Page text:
It's also becoming an increasingly contentious concern for companies applying social media to their communication plans. In an effort to be more responsive to customers, some may fall victim to following the advice of the so-called masses while actually following only a few who have the ability to mesmerize a majority.

"The broad masses of a population are more amenable to the appeal of rhetoric than to any other force.” — Adolf Hitler

Just prior to Apple announcing native applications to the iPhone, Web-based applications and games were all the rage. One of the first html-based multiple-player games, KingdomGame, was an immediate hit. It was fast, fun, and engaging enough that small pockets of forum-based communities began to evolve.

Today, the traffic has tapered off to a fraction of what it once was as the developer began infusing a few beta tester ideas — beta testers who were backed by their perceived popularity among the masses. By listening to them, the average play time has grown from five minutes per session to more than an hour, with the most engaged players signing in three, four, or more times a day. The actual majority, on the other hand, were either driven away by the diatribe of the few or quietly quit as the game became too time-intensive for the average iPhone user. In other words, the buzz did not support the outcome.

The phenomenon is not limited to games of chance and entertainment. Social media elite sometimes knowingly and sometimes unwittingly back the masses without so much as a second thought. For most, it makes sense. For some, they establish a "tribe" of followers who will help push some of the most preposterous ideas in exchange for a little attention from the most popular person they know.

It's not limited to the social media elite either. Many companies, from small startups to the Fortune 500, are running an increased risk of fooling themselves into listening to the echo chambers they create. They toss out ideas to their readership or extended networks, and those "tribes" almost overwhelmingly support the predetermined direction already established by a few within the company or the few who invest enough time in the network or group to hold sway over the rest. It's surprisingly easy to do.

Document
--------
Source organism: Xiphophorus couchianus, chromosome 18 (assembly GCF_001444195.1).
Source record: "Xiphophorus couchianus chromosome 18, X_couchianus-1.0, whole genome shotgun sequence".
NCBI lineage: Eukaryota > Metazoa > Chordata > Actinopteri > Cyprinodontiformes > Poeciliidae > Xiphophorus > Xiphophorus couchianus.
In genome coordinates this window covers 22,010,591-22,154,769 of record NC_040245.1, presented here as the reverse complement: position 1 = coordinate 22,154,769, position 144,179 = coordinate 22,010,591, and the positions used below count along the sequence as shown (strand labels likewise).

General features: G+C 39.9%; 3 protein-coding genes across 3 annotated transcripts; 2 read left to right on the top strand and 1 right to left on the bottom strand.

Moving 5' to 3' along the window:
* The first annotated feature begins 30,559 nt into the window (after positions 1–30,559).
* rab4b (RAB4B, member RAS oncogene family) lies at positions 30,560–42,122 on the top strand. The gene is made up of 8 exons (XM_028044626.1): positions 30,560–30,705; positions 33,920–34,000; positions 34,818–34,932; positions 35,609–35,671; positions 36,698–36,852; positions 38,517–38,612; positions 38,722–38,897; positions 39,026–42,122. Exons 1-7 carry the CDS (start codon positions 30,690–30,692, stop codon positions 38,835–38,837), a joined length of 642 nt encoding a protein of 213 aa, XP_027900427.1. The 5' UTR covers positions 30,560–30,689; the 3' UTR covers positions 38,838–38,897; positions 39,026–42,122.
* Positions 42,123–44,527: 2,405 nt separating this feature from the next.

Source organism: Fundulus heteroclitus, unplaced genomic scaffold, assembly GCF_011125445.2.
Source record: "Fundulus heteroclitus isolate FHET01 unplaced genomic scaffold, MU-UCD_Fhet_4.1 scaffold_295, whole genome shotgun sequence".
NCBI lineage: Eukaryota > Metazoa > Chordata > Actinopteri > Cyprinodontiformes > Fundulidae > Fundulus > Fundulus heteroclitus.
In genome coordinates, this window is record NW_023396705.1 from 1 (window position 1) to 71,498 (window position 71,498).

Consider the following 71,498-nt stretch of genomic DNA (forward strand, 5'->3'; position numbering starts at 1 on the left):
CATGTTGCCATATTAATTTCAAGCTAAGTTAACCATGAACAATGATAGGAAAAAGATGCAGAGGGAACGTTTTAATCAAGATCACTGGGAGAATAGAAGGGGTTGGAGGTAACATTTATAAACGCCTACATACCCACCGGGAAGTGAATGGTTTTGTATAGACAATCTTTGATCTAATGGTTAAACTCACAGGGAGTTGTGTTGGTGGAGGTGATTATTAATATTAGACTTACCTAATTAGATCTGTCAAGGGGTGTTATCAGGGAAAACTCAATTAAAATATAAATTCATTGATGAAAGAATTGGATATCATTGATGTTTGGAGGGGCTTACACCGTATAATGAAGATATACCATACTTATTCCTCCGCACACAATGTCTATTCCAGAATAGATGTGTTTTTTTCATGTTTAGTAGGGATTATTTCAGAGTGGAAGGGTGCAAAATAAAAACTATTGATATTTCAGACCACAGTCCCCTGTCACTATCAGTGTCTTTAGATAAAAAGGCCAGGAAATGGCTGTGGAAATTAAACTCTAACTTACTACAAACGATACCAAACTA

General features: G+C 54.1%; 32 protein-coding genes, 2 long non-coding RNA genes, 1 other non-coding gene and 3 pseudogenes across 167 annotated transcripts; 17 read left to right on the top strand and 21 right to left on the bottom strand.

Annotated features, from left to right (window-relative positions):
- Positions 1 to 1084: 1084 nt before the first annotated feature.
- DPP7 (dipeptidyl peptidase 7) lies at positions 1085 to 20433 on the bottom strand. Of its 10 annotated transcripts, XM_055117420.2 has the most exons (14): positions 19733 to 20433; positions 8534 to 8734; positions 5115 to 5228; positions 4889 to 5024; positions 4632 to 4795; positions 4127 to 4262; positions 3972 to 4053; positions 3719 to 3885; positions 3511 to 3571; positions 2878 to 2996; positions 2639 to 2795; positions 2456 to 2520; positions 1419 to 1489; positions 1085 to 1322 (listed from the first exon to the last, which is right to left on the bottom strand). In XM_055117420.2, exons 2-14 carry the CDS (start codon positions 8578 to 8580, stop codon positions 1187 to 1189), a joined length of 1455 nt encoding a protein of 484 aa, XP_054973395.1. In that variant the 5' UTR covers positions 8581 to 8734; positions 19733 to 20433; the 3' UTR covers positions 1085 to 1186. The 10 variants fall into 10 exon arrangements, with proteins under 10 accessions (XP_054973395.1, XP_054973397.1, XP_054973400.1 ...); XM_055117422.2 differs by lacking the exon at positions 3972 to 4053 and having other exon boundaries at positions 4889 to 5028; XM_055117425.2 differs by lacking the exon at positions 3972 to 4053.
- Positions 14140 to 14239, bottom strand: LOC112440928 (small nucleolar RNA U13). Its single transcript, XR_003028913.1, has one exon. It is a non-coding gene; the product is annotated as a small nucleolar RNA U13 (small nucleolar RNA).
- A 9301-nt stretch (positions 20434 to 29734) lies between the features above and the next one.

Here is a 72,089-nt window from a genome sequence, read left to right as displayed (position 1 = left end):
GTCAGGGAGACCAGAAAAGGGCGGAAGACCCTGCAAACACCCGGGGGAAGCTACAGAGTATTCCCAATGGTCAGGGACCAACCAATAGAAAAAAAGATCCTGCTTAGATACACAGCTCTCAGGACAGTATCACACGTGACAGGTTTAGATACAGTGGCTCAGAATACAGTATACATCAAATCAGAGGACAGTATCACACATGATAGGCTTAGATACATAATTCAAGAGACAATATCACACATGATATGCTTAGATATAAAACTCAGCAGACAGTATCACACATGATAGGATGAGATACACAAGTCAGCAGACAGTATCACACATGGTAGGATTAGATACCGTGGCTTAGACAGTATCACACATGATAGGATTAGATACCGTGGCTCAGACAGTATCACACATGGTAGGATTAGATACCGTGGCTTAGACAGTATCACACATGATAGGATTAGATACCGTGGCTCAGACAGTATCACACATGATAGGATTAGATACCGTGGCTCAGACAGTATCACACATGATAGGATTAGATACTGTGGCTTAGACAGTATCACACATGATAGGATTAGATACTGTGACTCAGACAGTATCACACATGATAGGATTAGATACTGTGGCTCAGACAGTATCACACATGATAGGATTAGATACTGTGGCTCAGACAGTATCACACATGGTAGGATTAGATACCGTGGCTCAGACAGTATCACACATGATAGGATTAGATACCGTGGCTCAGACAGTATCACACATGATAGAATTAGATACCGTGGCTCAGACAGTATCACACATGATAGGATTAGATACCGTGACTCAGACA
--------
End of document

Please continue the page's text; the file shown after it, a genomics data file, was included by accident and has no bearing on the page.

“A wise man will not leave the right to the mercy of chance, nor wish it to prevail through the power of the majority.” — Henry David Thoreau

None of this is meant to discount the validity of social media, but only to remind companies engaging in social media that the pursuit of popularity and the outcomes of popularity will not always meet. Sure, there are valid benefits to social media when it is applied strategically, but diving right in without a plan or becoming too entangled in what the presumed masses might be saying can kill a company just like most hit-or-miss work-by-committee outcomes might produce.

Or, in other words, while the masses might be right sometimes, they can also be very wrong, especially when they are led by a few favored personalities. When you look at history, the masses are usually well-suited to expressing a need. But it still takes individuals who can innovate solutions and balance the needs of the many with the virtues of the few (and I don't mean those few who claim credibility has been redefined to mean the he or she with the biggest tribe).

Or, in other words, if Google ever did flip yet another switch and make voted search results public, which one day it might (because you know it can), we can all expect that the entire infrastructure of content will be gamed from the start, perhaps with one persistent 12-year-old stealing a Shakespeare sonnet to promote a personal haiku or, more seriously, a presidential candidate staffing hundreds to vote down an underfunded opponent. Heh. Don't drink the Kool-Aid.